Young People Ask . . .
Why Did I Have to Be an Adopted Child?
“It’s like living with a permanent disability. It’s an ailment of the heart that can’t be fixed.”—Robert.
THAT is how one man, who was given up for adoption at birth, describes his life. He continues: “Practically every day of your life, your heart yearns to know answers to questions like, Who is my real family? Where are they living? Why did they abandon me?”
Chantial, whose father was adopted, laments that she does not know who her biological grandparents are. She says: “I feel cheated because of not having the association of my uncles, aunts, and cousins.” Not all adopted children feel this way. But some do. Why?
A Cause of Anger
Learning that one has been separated from one’s biological family can send a child into an emotional tailspin. Catrina, who was adopted at an early age, says: “I had a problem with rage because I didn’t understand why my birth mother gave me up. I felt that my mother was abandoning me because I was ugly and unlovable. If she would only give me a chance, I knew I could make her proud of me. Every thought of my birth mother only increased my level of anger.”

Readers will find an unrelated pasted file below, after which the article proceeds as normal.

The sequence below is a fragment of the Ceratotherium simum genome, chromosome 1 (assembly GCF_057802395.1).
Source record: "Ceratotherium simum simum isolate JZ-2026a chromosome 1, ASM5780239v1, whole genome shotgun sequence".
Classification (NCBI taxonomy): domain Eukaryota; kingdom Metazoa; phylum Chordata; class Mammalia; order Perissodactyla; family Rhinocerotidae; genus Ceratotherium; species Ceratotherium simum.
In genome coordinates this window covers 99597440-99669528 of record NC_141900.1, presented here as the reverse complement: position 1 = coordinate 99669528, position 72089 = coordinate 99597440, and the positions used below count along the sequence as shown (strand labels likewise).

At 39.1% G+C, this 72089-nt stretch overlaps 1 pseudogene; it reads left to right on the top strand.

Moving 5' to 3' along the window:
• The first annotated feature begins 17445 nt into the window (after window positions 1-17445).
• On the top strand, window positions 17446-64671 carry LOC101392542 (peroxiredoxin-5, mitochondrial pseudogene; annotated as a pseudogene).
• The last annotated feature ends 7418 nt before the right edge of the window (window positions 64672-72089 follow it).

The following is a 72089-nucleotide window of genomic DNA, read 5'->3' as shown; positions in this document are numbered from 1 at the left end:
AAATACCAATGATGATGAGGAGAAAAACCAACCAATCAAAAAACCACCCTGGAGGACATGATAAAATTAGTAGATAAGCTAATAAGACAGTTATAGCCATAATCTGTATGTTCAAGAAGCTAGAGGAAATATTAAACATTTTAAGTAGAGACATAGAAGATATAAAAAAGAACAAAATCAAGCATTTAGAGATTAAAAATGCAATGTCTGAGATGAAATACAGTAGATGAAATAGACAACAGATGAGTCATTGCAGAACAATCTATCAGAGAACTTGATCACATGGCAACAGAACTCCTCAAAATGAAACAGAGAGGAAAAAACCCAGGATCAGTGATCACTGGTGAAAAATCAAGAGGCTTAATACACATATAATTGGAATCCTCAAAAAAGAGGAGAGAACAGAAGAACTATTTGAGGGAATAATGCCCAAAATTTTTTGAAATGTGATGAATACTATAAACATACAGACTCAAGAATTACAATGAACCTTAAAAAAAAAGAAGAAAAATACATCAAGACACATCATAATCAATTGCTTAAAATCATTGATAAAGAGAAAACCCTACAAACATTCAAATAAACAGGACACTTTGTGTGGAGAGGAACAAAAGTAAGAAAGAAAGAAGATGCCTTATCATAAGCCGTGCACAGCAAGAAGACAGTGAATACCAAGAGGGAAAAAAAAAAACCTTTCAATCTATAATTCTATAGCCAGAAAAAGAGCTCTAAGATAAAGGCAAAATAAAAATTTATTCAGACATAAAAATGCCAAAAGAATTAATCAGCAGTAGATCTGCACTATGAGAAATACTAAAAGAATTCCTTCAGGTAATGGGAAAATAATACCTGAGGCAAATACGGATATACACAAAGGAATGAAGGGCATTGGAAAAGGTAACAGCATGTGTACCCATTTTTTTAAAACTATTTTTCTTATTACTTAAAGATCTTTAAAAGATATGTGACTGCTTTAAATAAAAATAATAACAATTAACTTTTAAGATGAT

Catrina’s relationship with her adoptive parents likewise came under great stress. “I felt that my adoptive parents took me away from my real mother,” she says. “So I took my anger out on them.” Yes, anger is sometimes a reaction to having been put up for adoption.
Such anger can be dangerous. Sometimes, as Catrina’s case suggests, you might tend to vent your anger in the wrong ways or take it out on the wrong people. The Bible counsels: “Let anger alone and leave rage.” (Psalm 37:8) How is that possible? Well, God’s Word also says: “The insight of a man certainly slows down his anger.” (Proverbs 19:11) Insight into your own situation may help to ease your anger. How so?
Correcting False Assumptions
Insight can help you to examine the assumptions that fuel your anger. For example, if you were adopted, do you assume that your biological parents must have given you away because there was something wrong with you? That was how Catrina felt. But is that always the case? It may be impossible to determine what motivated your parents, but there are good reasons to avoid such a negative assumption. After all, why do parents usually give children up for adoption? Often, they feel that they have no other choice.